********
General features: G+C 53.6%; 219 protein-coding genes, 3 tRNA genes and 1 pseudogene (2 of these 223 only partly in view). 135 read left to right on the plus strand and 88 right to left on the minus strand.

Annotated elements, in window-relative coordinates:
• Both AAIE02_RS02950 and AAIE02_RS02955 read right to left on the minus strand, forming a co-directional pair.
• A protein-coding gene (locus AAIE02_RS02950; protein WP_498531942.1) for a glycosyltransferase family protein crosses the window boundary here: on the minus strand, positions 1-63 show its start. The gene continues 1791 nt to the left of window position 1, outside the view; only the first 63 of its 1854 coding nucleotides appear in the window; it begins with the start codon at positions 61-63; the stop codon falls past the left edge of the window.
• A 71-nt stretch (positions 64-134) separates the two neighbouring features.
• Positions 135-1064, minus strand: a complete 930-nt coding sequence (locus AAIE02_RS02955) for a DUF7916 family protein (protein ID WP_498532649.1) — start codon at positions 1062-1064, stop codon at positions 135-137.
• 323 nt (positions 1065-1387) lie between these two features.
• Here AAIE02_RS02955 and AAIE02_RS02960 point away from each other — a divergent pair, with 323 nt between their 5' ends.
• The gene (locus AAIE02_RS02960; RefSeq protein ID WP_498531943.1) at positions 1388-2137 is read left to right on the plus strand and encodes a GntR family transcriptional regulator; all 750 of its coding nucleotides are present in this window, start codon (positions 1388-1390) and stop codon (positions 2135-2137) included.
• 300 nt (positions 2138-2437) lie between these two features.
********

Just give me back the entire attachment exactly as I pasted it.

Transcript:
General features: G+C 53.6%; 219 protein-coding genes, 3 tRNA genes and 1 pseudogene (2 of these 223 only partly in view). 135 read left to right on the plus strand and 88 right to left on the minus strand.

Annotated elements, in window-relative coordinates:
• Both AAIE02_RS02950 and AAIE02_RS02955 read right to left on the minus strand, forming a co-directional pair.
• A protein-coding gene (locus AAIE02_RS02950; protein WP_498531942.1) for a glycosyltransferase family protein crosses the window boundary here: on the minus strand, positions 1-63 show its start. The gene continues 1791 nt to the left of window position 1, outside the view; only the first 63 of its 1854 coding nucleotides appear in the window; it begins with the start codon at positions 61-63; the stop codon falls past the left edge of the window.
• A 71-nt stretch (positions 64-134) separates the two neighbouring features.
• Positions 135-1064, minus strand: a complete 930-nt coding sequence (locus AAIE02_RS02955) for a DUF7916 family protein (protein ID WP_498532649.1) — start codon at positions 1062-1064, stop codon at positions 135-137.
• 323 nt (positions 1065-1387) lie between these two features.
• Here AAIE02_RS02955 and AAIE02_RS02960 point away from each other — a divergent pair, with 323 nt between their 5' ends.
• The gene (locus AAIE02_RS02960; RefSeq protein ID WP_498531943.1) at positions 1388-2137 is read left to right on the plus strand and encodes a GntR family transcriptional regulator; all 750 of its coding nucleotides are present in this window, start codon (positions 1388-1390) and stop codon (positions 2135-2137) included.
• 300 nt (positions 2138-2437) lie between these two features.